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Commands using read from sorted by
Terminal - Commands using read - 282 results
cat list|while read lines;do echo "USER admin">ftp;echo "PASS $lines">>ftp;echo "QUIT">>ftp;nc 192.168.77.128 21 <ftp>ftp2;echo "trying: $lines";cat ftp2|grep "230">/dev/null;[ "$?" -eq "0" ]&& echo "pass: $lines" && break;done
cat domainlist.txt | while read line; do echo -ne $line; whois $line | grep Expiration ; done | sed 's:Expiration Date::'
2010-05-02 06:49:09
User: netsaint
Functions: cat echo grep read sed whois
3

Create a text file called domainlist.txt with a domain per line, then run the command above. All registries are a little different, so play around with the command. Should produce a list of domains and their expirations date. I am responsible for my companies domains and have a dozen or so myself, so this is a quick check if I overlooked any.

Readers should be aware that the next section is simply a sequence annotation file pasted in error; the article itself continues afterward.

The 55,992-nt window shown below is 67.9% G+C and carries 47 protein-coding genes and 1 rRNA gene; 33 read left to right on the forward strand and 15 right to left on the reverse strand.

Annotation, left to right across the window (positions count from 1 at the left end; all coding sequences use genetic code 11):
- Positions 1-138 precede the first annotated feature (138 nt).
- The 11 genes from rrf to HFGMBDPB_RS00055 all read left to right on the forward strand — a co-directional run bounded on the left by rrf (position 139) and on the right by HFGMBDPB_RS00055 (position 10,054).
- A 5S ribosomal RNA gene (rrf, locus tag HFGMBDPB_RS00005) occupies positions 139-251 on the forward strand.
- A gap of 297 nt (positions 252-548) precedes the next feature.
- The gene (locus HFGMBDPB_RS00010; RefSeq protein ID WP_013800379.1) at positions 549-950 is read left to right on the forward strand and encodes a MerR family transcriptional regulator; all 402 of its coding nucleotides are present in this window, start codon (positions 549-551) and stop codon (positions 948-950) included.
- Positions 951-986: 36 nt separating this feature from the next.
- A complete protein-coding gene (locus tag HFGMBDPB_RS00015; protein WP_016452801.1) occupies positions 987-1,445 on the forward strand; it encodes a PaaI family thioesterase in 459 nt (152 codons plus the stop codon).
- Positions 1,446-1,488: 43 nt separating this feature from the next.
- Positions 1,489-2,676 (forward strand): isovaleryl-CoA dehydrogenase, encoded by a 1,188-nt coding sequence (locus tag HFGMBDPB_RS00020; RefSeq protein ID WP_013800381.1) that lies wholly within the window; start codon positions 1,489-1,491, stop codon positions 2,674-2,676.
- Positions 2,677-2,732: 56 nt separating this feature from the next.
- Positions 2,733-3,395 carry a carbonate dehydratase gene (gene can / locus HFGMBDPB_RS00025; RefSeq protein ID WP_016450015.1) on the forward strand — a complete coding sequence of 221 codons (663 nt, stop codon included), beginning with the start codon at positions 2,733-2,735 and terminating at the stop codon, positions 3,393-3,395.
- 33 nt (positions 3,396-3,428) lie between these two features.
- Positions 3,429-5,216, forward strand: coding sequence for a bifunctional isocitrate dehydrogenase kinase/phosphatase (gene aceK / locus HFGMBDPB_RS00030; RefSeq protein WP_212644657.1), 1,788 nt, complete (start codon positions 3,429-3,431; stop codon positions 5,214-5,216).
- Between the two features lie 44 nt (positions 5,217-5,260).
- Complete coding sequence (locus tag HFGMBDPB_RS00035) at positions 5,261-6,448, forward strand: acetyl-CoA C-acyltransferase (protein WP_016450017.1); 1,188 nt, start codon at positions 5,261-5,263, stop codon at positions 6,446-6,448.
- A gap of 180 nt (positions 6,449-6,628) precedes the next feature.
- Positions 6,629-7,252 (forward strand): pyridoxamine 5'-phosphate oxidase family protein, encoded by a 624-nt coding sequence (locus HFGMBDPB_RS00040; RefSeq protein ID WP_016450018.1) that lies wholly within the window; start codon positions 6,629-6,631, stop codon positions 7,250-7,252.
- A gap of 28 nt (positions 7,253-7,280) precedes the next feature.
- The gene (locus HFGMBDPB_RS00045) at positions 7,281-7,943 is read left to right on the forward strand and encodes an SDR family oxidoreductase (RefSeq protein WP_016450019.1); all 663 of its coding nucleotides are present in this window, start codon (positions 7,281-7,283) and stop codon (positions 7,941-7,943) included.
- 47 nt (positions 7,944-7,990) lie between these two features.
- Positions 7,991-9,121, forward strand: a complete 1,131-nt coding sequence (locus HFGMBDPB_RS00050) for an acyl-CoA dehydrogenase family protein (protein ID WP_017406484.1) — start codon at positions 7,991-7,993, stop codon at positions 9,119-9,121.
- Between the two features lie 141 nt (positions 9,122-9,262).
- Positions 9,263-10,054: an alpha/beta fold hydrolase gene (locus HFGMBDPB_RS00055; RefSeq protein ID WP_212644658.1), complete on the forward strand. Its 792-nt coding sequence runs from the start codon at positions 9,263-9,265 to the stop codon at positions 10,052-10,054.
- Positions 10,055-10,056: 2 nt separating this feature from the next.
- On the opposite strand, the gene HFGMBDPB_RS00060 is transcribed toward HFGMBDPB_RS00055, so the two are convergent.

find ~ -maxdepth 2 -name .git -print | while read repo; do cd $(dirname $repo); git pull; done
alias dateh='date --help|sed -n "/^ *%%/,/^ *%Z/p"|while read l;do F=${l/% */}; date +%$F:"|'"'"'${F//%n/ }'"'"'|${l#* }";done|sed "s/\ *|\ */|/g" |column -s "|" -t'
21

If you have used bash for any scripting, you've used the date command alot. It's perfect for using as a way to create filename's dynamically within aliases,functions, and commands like below.. This is actually an update to my first alias, since a few commenters (below) had good observations on what was wrong with my first command.

# creating a date-based ssh-key for askapache.github.com

ssh-keygen -f ~/.ssh/`date +git-$USER@$HOSTNAME-%m-%d-%g` -C 'webmaster@askapache.com' # /home/gpl/.ssh/git-gplnet@askapache.github.com-04-22-10